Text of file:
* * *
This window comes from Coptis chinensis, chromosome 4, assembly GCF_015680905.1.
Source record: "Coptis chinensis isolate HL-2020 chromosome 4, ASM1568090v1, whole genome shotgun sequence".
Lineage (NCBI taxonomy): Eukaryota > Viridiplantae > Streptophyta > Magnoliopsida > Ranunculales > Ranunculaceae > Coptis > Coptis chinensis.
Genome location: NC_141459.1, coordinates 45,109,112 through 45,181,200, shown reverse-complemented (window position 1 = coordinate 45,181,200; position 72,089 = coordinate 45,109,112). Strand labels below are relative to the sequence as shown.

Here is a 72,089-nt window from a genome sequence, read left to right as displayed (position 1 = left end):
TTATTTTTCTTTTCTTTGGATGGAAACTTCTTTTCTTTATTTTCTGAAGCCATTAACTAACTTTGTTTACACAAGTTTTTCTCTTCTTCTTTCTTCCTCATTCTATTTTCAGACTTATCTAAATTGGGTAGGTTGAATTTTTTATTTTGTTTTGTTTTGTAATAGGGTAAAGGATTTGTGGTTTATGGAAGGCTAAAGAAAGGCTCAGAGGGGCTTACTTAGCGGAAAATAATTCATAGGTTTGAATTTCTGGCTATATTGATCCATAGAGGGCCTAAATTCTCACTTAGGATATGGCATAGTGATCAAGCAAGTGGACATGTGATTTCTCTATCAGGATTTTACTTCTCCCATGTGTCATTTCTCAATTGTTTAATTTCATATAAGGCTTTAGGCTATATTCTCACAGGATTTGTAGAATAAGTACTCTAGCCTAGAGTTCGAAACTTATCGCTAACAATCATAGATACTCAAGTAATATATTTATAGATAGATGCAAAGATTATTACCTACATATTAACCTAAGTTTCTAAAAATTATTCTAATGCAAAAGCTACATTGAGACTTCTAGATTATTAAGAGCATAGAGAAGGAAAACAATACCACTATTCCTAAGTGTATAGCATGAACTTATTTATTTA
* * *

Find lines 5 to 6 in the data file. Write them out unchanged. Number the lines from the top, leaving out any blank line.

Here is a 72,089-nt window from a genome sequence, read left to right as displayed (position 1 = left end):
TTATTTTTCTTTTCTTTGGATGGAAACTTCTTTTCTTTATTTTCTGAAGCCATTAACTAACTTTGTTTACACAAGTTTTTCTCTTCTTCTTTCTTCCTCATTCTATTTTCAGACTTATCTAAATTGGGTAGGTTGAATTTTTTATTTTGTTTTGTTTTGTAATAGGGTAAAGGATTTGTGGTTTATGGAAGGCTAAAGAAAGGCTCAGAGGGGCTTACTTAGCGGAAAATAATTCATAGGTTTGAATTTCTGGCTATATTGATCCATAGAGGGCCTAAATTCTCACTTAGGATATGGCATAGTGATCAAGCAAGTGGACATGTGATTTCTCTATCAGGATTTTACTTCTCCCATGTGTCATTTCTCAATTGTTTAATTTCATATAAGGCTTTAGGCTATATTCTCACAGGATTTGTAGAATAAGTACTCTAGCCTAGAGTTCGAAACTTATCGCTAACAATCATAGATACTCAAGTAATATATTTATAGATAGATGCAAAGATTATTACCTACATATTAACCTAAGTTTCTAAAAATTATTCTAATGCAAAAGCTACATTGAGACTTCTAGATTATTAAGAGCATAGAGAAGGAAAACAATACCACTATTCCTAAGTGTATAGCATGAACTTATTTATTTA